Keep Users Engaged with iOS 9’s SFSafariViewController
At one point or another, you’ve probably needed to show web content within your app.
Before iOS 9, developers had two main options for accomplishing this: display the content in a UIWebView within the app, or launch Safari and navigate the user away from the app. Both of these options present unique problems from a user experience point of view.
Navigating users away from your app to Safari should generally always be avoided. Most users will not expect navigation outside of your application, so if you navigate away from your app, users may never return it, essentially killing engagement. If you require a user to interact with a web view and have to support iOS 8 or below, using a UIWebView should be your first choice.
Apple has made some user experience improvements for apps launching Safari by allowing users to navigate back to your app using the status bar. This makes it easy to return to the original app, but is only applicable for users running iOS 9 and above.
UIWebView allows us to show users HTML content from within our apps. For apps that need to support iOS 8 or below, this is the preferred methodology for showing web content, such as your app’s support page, to users. Users will not have to leave your application, though without some work on your end, the UIWebView will not support much of the functionality users expect of a web view, such as the ability to navigate backwards or to a specific page.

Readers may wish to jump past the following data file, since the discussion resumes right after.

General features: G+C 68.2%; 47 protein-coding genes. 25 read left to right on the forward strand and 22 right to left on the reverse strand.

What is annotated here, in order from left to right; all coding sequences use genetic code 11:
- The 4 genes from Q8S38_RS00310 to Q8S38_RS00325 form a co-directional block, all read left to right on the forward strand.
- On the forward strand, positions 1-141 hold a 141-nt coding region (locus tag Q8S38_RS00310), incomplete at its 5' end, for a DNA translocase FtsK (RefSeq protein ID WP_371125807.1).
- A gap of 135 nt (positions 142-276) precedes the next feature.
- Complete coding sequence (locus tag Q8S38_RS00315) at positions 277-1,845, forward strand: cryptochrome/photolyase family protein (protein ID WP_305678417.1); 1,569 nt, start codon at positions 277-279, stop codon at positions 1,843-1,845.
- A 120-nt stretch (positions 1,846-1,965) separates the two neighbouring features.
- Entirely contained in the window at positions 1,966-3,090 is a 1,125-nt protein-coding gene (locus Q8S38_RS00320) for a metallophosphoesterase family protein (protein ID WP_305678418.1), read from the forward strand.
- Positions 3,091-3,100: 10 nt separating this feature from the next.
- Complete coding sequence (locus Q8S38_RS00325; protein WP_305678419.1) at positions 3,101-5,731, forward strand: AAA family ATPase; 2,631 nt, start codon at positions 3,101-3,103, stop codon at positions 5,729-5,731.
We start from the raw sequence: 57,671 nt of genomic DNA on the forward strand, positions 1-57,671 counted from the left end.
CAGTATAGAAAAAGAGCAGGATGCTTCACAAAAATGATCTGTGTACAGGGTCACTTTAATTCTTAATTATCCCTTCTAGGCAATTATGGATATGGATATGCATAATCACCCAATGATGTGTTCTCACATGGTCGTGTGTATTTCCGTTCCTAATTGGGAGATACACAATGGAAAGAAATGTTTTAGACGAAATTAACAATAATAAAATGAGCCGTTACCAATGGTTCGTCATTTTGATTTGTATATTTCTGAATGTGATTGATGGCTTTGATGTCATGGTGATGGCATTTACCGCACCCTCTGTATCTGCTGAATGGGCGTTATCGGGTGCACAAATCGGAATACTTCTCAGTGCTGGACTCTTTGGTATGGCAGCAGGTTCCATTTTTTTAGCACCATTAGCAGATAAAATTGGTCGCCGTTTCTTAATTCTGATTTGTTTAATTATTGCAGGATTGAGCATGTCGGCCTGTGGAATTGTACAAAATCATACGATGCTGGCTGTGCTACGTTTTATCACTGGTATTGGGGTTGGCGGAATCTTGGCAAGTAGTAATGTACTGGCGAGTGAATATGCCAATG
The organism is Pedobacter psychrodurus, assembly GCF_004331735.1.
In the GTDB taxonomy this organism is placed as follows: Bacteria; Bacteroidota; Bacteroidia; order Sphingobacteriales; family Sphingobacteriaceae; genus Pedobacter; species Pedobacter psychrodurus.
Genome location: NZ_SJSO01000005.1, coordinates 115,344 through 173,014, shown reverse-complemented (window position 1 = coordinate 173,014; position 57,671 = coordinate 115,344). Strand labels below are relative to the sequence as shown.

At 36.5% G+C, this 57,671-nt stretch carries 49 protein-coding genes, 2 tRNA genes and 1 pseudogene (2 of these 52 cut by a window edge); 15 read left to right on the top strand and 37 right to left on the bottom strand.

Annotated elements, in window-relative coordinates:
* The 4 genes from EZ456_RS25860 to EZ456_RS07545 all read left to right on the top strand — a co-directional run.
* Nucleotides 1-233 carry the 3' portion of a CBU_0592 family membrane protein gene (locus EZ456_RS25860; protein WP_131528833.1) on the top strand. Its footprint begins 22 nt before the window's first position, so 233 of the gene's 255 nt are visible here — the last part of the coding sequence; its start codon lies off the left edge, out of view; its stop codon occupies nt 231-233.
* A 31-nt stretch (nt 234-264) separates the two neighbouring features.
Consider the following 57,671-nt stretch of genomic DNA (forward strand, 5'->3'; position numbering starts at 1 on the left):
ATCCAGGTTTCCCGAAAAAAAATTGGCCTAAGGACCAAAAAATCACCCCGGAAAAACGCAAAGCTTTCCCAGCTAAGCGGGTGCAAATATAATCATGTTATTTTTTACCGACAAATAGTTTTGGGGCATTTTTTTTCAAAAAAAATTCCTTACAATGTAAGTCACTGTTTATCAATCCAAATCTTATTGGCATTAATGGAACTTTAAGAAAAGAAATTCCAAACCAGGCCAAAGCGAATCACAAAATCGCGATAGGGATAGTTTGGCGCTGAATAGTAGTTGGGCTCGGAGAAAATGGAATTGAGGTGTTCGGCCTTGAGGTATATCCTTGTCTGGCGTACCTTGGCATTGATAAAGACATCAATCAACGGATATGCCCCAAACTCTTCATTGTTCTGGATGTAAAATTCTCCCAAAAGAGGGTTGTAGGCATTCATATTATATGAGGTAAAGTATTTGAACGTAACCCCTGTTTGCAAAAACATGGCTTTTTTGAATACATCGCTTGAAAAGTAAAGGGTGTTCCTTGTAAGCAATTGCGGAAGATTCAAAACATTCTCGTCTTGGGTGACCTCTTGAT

In this situation, you would need to add a navigation bar with a UIWebViewDelegate to give the user much more control over the navigation stack, such as back, forward, stop, and reload. If you just have to support iOS 8 and above, you can use the WKWebView, which improves performance over the UIWebView, but still requires additional setup to give the user a pleasant navigation experience.
var webview = new UIWebView(this.View.Bounds);
iOS 9 adds significant upgrades to our toolbox for displaying web content within native apps. SFSafariViewController gives you a whole new way to display web content to users without having to navigate away from your application or roll your own complex web view. You can even customize the appearance and styling of SFSafariViewController to conform to your app’s existing design. To get started, you’ll need to reference Safari Services.
//Standard iOS ViewController code....
var sfViewController = new SFSafariViewController (url);
PresentViewControllerAsync (sfViewController, true);
In iOS 9 and above, Apple has taken steps to increase the level of security for all apps. This means you will likely need to tweak your app’s transport security settings in order to display remote content without issue.
SFSafariViewController is the preferred way to display web content to your users using iOS 9 or above. It drastically improves the user experience when the user has to interact with content on the web, all while keeping users from leaving the original app. If your apps are displaying web content and support iOS 9, download our web view sample and update them today.